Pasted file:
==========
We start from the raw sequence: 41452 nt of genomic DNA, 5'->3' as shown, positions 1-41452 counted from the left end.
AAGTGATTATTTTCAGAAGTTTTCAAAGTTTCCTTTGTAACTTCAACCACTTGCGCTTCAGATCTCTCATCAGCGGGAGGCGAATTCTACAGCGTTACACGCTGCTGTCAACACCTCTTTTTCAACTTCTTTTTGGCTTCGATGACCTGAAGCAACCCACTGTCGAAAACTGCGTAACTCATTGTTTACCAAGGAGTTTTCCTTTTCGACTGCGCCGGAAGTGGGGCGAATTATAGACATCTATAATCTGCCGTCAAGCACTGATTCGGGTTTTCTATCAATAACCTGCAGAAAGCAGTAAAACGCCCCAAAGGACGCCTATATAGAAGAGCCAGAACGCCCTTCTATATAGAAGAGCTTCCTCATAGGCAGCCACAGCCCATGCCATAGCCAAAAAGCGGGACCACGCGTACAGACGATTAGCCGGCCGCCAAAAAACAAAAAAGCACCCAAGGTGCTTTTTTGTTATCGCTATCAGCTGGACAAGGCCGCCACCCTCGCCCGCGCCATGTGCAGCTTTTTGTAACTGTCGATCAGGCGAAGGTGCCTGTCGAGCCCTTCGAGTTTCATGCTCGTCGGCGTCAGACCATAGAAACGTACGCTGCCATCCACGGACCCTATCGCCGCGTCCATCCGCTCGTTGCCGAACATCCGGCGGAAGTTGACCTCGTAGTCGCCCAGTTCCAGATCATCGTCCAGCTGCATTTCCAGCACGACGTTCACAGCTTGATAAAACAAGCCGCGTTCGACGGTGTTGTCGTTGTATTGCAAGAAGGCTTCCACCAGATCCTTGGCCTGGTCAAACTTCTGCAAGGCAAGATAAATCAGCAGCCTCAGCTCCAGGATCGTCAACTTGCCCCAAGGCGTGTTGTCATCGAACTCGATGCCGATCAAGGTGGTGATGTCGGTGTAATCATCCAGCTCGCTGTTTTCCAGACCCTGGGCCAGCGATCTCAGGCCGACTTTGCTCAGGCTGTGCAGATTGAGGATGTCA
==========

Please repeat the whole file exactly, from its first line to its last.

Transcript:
We start from the raw sequence: 41452 nt of genomic DNA, 5'->3' as shown, positions 1-41452 counted from the left end.
AAGTGATTATTTTCAGAAGTTTTCAAAGTTTCCTTTGTAACTTCAACCACTTGCGCTTCAGATCTCTCATCAGCGGGAGGCGAATTCTACAGCGTTACACGCTGCTGTCAACACCTCTTTTTCAACTTCTTTTTGGCTTCGATGACCTGAAGCAACCCACTGTCGAAAACTGCGTAACTCATTGTTTACCAAGGAGTTTTCCTTTTCGACTGCGCCGGAAGTGGGGCGAATTATAGACATCTATAATCTGCCGTCAAGCACTGATTCGGGTTTTCTATCAATAACCTGCAGAAAGCAGTAAAACGCCCCAAAGGACGCCTATATAGAAGAGCCAGAACGCCCTTCTATATAGAAGAGCTTCCTCATAGGCAGCCACAGCCCATGCCATAGCCAAAAAGCGGGACCACGCGTACAGACGATTAGCCGGCCGCCAAAAAACAAAAAAGCACCCAAGGTGCTTTTTTGTTATCGCTATCAGCTGGACAAGGCCGCCACCCTCGCCCGCGCCATGTGCAGCTTTTTGTAACTGTCGATCAGGCGAAGGTGCCTGTCGAGCCCTTCGAGTTTCATGCTCGTCGGCGTCAGACCATAGAAACGTACGCTGCCATCCACGGACCCTATCGCCGCGTCCATCCGCTCGTTGCCGAACATCCGGCGGAAGTTGACCTCGTAGTCGCCCAGTTCCAGATCATCGTCCAGCTGCATTTCCAGCACGACGTTCACAGCTTGATAAAACAAGCCGCGTTCGACGGTGTTGTCGTTGTATTGCAAGAAGGCTTCCACCAGATCCTTGGCCTGGTCAAACTTCTGCAAGGCAAGATAAATCAGCAGCCTCAGCTCCAGGATCGTCAACTTGCCCCAAGGCGTGTTGTCATCGAACTCGATGCCGATCAAGGTGGTGATGTCGGTGTAATCATCCAGCTCGCTGTTTTCCAGACCCTGGGCCAGCGATCTCAGGCCGACTTTGCTCAGGCTGTGCAGATTGAGGATGTCA